Tesla has agreed to make changes to its Passenger Play feature that allowed games to be played on its touchscreen while the car is in motion.
It follows an investigation launched by the US National Highway Traffic Safety Administration (NHTSA).
The agency said it had been informed by Tesla that a software update would disable the feature while driving.
Elon Musk's car firm had faced criticism that the feature was dangerous.
The New York Times reported that Tesla had contacted the NHTSA directly.
"Passenger Play will now be locked and unusable when the vehicle is in motion," the agency told the paper.
Tesla has not issued any formal statement on the matter.
Announcing its inquiry, which opened earlier this week, the NHTSA said that Passenger Play "may distract the driver and increase the risk of a crash".
Although the ability to play games on the car's touchscreen was not aimed at drivers, and asked the person playing to confirm they were a passenger, there was nothing to prevent a driver using it.
Initially the feature was only usable when the car was stationary, but this was changed in December 2020 to allow gameplay when the car was moving.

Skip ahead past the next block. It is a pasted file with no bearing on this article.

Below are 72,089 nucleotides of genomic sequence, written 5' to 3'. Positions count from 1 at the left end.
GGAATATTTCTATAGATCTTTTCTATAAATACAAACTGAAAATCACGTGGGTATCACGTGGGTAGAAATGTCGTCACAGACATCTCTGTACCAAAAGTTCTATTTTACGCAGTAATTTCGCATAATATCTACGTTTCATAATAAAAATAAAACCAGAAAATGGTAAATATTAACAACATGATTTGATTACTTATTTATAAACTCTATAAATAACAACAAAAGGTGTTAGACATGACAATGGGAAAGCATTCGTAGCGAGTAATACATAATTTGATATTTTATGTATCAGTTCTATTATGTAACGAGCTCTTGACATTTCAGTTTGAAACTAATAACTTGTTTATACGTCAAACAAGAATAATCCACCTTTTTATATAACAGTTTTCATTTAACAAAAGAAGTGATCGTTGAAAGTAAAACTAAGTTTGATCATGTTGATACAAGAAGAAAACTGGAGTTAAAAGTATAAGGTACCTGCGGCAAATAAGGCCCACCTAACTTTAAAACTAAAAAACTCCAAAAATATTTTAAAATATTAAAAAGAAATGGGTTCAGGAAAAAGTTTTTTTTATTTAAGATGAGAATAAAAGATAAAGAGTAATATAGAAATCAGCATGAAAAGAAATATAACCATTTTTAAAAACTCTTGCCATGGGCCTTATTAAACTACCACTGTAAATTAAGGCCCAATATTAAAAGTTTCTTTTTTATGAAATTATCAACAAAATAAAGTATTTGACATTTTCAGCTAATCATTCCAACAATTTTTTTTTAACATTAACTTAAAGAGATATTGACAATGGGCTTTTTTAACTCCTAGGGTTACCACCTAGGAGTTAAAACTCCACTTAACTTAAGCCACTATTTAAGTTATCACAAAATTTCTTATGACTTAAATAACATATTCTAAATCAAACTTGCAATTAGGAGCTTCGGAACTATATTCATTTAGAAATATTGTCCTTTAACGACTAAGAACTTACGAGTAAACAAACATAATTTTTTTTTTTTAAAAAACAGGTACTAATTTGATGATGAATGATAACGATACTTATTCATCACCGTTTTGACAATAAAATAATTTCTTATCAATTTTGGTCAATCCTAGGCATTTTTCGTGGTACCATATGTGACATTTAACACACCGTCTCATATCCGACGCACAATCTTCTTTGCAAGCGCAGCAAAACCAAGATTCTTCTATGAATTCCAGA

The change was noticed by one Tesla owner, Vince Patton, who filed a complaint with the NHTSA describing it as "recklessly negligent".
When it opened its inquiry, the NHTSA noted that the feature "may distract the driver and increase the risk of a crash".
Its guidelines state that in-car devices have to be disengaged so that they cannot be used by the driver "to perform inherently distracting secondary tasks while driving".
This month, it reported that 3,142 road deaths in 2019 were attributed to distracted drivers.
In August, the agency launched an investigation into Tesla's Autopilot system after a dozen cars using the feature crashed into parked emergency vehicles.
And it is also reviewing other accidents involving the system.